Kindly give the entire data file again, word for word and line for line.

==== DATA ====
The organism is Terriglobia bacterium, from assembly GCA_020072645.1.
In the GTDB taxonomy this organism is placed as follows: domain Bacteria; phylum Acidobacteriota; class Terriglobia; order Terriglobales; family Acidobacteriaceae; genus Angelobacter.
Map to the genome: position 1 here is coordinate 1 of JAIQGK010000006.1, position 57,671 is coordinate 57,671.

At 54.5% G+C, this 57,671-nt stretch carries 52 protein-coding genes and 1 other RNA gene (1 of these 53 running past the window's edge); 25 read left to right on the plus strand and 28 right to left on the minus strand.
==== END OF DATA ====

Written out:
The organism is Terriglobia bacterium, from assembly GCA_020072645.1.
In the GTDB taxonomy this organism is placed as follows: domain Bacteria; phylum Acidobacteriota; class Terriglobia; order Terriglobales; family Acidobacteriaceae; genus Angelobacter.
Map to the genome: position 1 here is coordinate 1 of JAIQGK010000006.1, position 57,671 is coordinate 57,671.

At 54.5% G+C, this 57,671-nt stretch carries 52 protein-coding genes and 1 other RNA gene (1 of these 53 running past the window's edge); 25 read left to right on the plus strand and 28 right to left on the minus strand.